World

Magnitude 6.3 Earthquake Hits Southern Japan, No Tsunami Threat

Magnitude 6.3 Earthquake Hits Southern Japan, No Tsunami Threat: A strong 6.3-magnitude earthquake struck off the coast of southern Japan on Friday (May 10), the Japan Meteorological Agency said. No tsunami warning was issued and there were no immediate reports of damage due to the quake.

The quake struck at 8:48 am (2348 GMT Thursday) in Pacific waters nearly 40 kilometres (25 miles) east-southeast of Miyazaki, a city in the southwest of Kyushu island, at a depth of 24 km, according to the agency. Moderate to strong shaking was felt in areas near the epicenter

Kyushu Electric Power said, “no abnormalities” were reported at the Sendai nuclear power plant in Kagoshima prefecture.
The meteorological agency issued an emergency warning when the quake hit, prompting public broadcaster NHK to switch to special programming on the situation in the southern Kyushu region, including Miyazaki.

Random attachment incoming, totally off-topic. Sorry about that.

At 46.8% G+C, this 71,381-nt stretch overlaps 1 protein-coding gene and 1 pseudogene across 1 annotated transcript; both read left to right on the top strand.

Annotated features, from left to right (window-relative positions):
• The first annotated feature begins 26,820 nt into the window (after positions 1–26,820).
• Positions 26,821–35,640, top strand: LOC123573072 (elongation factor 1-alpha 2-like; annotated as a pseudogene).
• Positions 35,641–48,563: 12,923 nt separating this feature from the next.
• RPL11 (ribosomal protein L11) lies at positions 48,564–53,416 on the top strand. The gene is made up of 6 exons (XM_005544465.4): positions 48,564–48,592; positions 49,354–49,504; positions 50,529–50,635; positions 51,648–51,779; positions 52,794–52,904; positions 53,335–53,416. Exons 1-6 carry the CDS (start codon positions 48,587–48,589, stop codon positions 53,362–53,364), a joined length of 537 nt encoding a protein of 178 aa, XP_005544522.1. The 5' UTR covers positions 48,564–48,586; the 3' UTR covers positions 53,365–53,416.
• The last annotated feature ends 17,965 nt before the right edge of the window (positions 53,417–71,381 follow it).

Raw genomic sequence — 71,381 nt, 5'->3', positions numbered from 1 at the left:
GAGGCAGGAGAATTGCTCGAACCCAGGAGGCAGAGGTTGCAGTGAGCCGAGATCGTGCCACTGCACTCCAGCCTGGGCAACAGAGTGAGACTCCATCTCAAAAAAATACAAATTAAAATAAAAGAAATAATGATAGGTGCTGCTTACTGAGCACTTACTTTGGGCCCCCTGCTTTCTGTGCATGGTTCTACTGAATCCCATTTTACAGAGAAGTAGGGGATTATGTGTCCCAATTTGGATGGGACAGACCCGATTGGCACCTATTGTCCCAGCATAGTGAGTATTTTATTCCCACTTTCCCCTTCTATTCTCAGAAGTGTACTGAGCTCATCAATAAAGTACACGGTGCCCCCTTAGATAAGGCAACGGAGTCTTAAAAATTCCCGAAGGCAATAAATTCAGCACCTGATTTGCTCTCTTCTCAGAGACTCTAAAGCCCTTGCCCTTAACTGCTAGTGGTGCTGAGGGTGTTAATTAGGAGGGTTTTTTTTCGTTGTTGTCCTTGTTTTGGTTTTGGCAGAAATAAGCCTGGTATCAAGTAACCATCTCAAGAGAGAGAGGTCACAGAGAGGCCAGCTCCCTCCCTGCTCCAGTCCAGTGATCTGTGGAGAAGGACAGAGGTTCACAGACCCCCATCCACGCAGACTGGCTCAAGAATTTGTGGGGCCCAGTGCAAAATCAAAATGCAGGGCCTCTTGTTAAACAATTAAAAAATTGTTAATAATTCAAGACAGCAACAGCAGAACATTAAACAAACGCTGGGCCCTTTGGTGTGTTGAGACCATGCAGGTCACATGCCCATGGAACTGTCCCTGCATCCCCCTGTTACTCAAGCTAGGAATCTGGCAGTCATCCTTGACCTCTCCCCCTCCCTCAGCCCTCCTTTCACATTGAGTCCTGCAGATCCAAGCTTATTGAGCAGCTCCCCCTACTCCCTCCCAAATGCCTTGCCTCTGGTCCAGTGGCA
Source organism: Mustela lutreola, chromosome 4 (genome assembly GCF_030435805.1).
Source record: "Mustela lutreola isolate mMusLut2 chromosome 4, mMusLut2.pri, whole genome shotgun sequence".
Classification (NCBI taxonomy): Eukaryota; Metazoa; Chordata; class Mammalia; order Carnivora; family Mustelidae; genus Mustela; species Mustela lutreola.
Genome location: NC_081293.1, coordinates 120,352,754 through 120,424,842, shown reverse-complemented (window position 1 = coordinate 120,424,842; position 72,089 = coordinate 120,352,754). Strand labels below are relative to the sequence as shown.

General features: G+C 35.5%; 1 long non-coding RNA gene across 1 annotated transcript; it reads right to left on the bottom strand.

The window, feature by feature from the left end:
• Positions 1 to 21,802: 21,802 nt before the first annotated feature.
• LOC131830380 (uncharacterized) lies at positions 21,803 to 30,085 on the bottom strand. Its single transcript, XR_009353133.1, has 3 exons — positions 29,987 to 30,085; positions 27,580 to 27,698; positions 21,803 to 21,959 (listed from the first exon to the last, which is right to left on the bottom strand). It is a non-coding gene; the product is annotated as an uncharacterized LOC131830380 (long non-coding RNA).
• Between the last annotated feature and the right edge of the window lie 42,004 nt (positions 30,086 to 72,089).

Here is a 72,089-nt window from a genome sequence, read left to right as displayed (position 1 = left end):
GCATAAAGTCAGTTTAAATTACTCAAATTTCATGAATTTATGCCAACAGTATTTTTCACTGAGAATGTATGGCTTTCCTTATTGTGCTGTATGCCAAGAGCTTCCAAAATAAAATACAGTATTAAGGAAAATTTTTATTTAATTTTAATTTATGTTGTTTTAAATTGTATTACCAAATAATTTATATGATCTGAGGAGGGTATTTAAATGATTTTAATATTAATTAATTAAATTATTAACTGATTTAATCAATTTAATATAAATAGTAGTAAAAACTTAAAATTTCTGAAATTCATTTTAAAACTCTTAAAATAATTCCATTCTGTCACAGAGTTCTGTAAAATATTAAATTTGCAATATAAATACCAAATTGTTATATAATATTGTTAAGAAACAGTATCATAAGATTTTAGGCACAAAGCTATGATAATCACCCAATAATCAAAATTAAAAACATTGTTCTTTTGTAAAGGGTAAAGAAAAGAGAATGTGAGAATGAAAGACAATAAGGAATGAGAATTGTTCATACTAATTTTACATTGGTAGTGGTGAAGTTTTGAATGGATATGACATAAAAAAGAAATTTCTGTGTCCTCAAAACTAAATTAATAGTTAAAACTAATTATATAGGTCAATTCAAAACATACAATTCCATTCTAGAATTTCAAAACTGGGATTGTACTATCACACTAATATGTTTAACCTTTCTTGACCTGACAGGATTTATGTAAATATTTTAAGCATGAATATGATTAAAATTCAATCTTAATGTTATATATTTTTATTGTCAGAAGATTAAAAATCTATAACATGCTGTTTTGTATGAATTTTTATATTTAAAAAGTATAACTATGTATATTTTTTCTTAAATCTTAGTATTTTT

The initial quake was followed by another, of 5.1 magnitude, at 9:07 am (0007 GMT) in the same area, according to the USGS.

Japan sits on the so-called Pacific Ring of Fire, the junction of four tectonic plates, where many of the world’s earthquakes and volcanic eruptions are recorded. On Mar 11, 2011, a devastating 9.0-magnitude quake struck under the Pacific Ocean, and the resulting tsunami caused widespread damage and killed more than 10,000 people.